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MONDAY, Nov. 2, 2020 (HealthDay News) — Medical practices have been economically stressed by the COVID-19 pandemic, with roughly a one-third average drop in revenue, according to a survey released by the American Medical Association (AMA).

The AMA asked 3,500 physicians to respond to a 40-question online survey from mid-July through August 2020. All respondents were working at least 20 hours per week providing patient care prior to the pandemic.

According to the results of the survey, 81 percent of physicians said revenue was still lower in July and August than before the pandemic, with 19 percent reporting a revenue drop of more than 50 percent and 37 percent reporting more than a 50 percent drop for in-person patient visits. At the time of the survey, telehealth volumes were nearly three times higher than before the pandemic. Nearly two-thirds of practices report that spending on personal protective equipment was higher than before the pandemic, with 39 percent reporting more than a 50 percent increase. The vast majority of physicians said the federal financial assistance programs (CARES Act, Medicare Accelerated and Advance Payment Program, and SBA Paycheck Protection Program) were very or extremely helpful.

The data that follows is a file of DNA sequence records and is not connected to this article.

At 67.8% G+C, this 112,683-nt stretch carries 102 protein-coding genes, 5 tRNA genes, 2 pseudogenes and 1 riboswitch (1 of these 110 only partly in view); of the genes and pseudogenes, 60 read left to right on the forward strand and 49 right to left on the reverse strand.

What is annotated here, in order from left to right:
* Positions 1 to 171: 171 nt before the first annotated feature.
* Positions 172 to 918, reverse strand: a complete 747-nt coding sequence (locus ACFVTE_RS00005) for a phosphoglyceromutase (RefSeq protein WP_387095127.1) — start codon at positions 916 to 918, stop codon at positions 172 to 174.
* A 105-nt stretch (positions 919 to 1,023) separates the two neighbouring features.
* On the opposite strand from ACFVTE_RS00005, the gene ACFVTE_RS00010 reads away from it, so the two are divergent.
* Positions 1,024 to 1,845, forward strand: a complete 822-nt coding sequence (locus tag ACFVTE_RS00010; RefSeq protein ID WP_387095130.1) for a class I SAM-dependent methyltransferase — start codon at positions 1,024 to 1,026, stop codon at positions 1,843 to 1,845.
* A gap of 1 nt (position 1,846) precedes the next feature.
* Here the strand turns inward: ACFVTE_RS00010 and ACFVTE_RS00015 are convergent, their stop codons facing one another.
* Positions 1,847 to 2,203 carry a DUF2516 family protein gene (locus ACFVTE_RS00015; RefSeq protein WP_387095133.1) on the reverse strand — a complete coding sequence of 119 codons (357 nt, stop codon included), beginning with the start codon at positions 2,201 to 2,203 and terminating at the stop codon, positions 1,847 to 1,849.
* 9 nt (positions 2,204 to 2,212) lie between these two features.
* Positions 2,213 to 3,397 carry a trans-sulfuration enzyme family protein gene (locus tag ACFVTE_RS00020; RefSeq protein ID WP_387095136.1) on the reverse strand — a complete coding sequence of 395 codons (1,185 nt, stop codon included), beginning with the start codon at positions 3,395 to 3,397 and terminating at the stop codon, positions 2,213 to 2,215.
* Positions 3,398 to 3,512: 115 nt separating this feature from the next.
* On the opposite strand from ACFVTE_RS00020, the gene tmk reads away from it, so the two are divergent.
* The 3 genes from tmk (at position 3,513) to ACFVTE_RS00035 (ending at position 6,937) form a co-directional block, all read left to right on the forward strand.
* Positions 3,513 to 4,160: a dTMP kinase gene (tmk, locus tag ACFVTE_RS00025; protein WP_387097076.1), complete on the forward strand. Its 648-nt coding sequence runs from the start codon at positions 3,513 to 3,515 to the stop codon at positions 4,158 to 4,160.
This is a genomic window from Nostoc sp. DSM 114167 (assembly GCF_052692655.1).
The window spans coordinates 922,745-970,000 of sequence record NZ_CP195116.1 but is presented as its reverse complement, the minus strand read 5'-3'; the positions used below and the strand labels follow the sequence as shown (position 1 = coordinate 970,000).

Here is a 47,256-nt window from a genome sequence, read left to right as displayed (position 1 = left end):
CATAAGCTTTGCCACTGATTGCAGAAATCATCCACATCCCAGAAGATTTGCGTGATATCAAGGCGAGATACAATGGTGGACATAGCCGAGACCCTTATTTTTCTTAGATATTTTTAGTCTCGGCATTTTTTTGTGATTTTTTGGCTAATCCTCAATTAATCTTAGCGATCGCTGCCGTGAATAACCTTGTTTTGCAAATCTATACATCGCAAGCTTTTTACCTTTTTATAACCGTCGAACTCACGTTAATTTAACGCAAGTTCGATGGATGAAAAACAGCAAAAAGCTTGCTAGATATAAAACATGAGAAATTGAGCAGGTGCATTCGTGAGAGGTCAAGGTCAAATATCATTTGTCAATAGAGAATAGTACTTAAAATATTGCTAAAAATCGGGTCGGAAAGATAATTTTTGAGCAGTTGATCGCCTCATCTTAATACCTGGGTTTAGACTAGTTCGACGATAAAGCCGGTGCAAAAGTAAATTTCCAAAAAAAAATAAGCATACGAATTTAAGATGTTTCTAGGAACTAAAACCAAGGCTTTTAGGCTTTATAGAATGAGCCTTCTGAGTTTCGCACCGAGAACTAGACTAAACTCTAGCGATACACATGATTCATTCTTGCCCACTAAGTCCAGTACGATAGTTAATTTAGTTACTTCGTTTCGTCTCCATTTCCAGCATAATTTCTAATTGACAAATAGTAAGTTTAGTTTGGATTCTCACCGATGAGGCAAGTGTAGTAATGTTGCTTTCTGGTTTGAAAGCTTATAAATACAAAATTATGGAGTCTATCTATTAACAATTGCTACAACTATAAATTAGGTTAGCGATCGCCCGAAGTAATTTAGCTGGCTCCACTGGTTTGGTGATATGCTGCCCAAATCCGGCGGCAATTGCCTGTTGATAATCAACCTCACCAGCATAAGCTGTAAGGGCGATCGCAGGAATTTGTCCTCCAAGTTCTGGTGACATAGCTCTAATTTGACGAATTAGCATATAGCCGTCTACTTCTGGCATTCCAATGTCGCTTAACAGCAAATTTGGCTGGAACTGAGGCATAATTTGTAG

“Physician practices continue to be under significant financial stress due to reductions in patient volume and revenue, in addition to higher expenses for supplies that are scarce for some physicians,” Susan R. Bailey, M.D., president of the AMA, said in a statement. “More economic relief is needed now from Congress as some medical practices contemplate the brink of viability, particularly smaller practices that are facing a difficult road to recovery.”

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